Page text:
Fr. Tim McCabe, President and CEO of The Pope Francis Center speaks during the opening of the game-changing Pope Francis Bridge Housing Campus in Detroit on Monday, June 3, 2024. Credit: Mandi Wright/Detroit Free Press

The Pope Francis Center’s new housing campus in Detroit’s Core City has opened its doors and residents are expected to arrive later this month.

Detroit Free Press
This story also appeared in Detroit Free Press

On Monday, city and state officials joined Fr. Tim McCabe, president and CEO of the Pope Francis Center, and Ford’s CEO Jim Farley for a ribbon cutting of the $40 million project designed to help people transition from the streets into housing. The Bridge Housing Campus is a culmination of best practices from across the country to address chronic homelessness, under one roof, brought right to Detroit.

“We’re going to change the reality here in the city,” McCabe said in the facility’s new gymnasium. “We’re going to change the conversation around what it means to be homeless. … That’s what we’re going to do in here and we do that with radical compassion and love — that’s the secret sauce.”

The Bridge Housing Campus, located at 2915 West Hancock Street, has been under construction since 2022, but in the works for nine years.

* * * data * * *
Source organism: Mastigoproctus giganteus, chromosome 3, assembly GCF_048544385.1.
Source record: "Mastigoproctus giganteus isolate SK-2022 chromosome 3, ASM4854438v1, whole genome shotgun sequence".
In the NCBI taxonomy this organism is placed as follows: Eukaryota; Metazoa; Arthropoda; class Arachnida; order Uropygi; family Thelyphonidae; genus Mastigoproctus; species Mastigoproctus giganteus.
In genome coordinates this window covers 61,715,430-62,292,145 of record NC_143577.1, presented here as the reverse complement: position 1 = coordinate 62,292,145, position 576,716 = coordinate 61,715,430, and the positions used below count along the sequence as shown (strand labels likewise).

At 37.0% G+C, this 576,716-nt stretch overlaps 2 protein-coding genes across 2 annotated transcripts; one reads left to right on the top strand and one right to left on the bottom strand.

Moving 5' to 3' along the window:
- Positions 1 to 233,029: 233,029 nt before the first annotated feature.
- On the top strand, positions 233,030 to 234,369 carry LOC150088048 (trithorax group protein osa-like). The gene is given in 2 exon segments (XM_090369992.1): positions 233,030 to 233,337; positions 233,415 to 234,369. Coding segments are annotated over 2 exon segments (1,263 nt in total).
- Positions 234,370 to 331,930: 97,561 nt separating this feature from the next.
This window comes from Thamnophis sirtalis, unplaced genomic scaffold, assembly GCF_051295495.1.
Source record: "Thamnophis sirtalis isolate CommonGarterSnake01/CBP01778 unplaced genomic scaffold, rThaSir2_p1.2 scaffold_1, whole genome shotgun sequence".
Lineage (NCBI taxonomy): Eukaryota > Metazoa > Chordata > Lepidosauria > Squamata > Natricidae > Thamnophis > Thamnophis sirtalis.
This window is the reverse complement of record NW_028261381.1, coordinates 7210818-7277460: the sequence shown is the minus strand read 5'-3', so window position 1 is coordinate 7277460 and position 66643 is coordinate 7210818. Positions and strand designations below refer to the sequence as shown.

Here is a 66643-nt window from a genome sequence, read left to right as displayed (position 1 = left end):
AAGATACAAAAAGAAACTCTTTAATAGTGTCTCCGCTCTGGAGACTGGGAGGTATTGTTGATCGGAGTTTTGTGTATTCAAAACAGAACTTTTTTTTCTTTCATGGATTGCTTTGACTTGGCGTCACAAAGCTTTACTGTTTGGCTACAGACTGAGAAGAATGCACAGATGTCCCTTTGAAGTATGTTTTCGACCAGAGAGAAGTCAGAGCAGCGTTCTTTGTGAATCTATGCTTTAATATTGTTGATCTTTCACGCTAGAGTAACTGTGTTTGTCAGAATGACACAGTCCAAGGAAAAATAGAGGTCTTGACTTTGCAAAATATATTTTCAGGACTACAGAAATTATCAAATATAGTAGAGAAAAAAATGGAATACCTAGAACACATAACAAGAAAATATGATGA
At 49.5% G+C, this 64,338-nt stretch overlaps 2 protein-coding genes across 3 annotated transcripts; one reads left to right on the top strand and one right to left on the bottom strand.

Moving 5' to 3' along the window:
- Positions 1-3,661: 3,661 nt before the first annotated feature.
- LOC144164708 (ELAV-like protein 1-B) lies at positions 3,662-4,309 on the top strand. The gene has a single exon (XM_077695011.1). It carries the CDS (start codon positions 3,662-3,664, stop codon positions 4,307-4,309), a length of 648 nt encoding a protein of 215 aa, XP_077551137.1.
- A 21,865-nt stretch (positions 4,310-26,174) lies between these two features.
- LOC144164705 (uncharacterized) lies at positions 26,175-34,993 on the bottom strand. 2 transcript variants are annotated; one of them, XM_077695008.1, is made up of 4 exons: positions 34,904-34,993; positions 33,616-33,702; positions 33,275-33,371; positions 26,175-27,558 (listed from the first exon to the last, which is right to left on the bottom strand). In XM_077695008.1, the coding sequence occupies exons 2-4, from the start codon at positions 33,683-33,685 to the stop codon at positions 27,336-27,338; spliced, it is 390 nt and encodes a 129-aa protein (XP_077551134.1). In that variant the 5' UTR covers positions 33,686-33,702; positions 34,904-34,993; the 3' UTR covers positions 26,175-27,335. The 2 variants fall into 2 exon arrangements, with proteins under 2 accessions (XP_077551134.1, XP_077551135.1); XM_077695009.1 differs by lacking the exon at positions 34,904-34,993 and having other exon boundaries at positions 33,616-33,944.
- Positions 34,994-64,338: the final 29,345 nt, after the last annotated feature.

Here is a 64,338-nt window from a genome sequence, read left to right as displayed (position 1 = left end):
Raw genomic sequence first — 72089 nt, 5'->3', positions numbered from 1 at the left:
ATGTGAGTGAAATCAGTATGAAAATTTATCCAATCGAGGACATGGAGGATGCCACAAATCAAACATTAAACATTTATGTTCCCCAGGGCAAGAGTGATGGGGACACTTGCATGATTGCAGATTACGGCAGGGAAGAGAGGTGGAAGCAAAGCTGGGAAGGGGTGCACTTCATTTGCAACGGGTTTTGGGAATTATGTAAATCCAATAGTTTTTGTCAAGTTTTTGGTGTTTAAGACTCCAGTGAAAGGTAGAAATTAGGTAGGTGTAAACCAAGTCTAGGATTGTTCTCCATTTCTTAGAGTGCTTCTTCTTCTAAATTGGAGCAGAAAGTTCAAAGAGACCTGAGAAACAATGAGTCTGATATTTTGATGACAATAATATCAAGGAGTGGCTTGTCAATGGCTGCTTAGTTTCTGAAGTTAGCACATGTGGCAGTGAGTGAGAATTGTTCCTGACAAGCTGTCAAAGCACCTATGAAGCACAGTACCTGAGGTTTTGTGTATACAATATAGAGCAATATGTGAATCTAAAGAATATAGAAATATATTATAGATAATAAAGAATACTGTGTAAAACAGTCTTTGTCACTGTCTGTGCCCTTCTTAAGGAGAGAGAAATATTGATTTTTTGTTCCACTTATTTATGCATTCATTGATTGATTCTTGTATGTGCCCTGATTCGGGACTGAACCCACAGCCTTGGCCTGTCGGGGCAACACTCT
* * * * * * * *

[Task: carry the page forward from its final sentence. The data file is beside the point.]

“It started out of loss and out of heartache,” McCabe said. There was a time, a week before Christmas, when the Pope Francis Center lost guests it worked with, including four who overdosed from fentanyl and those who died because they didn’t have access to proper medical care.

McCabe has said he hopes the project will spur a national conversation around the causes and solutions to homelessness, especially as the U.S. Supreme Court decides whether cities can fine and arrest people for sleeping outdoors when there are no shelter beds available.

In 2022, there were 200 people who were homeless on the streets of Detroit, Hamtramck and Highland Park, according to a one-night tally conducted by the Homeless Action Network of Detroit (HAND) in January. Last year, those experiencing unsheltered homelessness were not counted but there were 1,280 people living in shelters or other housing programs. Data for this year’s count — meant to provide a snapshot of homelessness in a community and help determine needs and federal funding for programs and services — is not yet available.

Michigan saw an 8% increase in the number of people facing homelessness, up to 32,589 in 2022 from 30,113 the year before, according to the latest statewide report.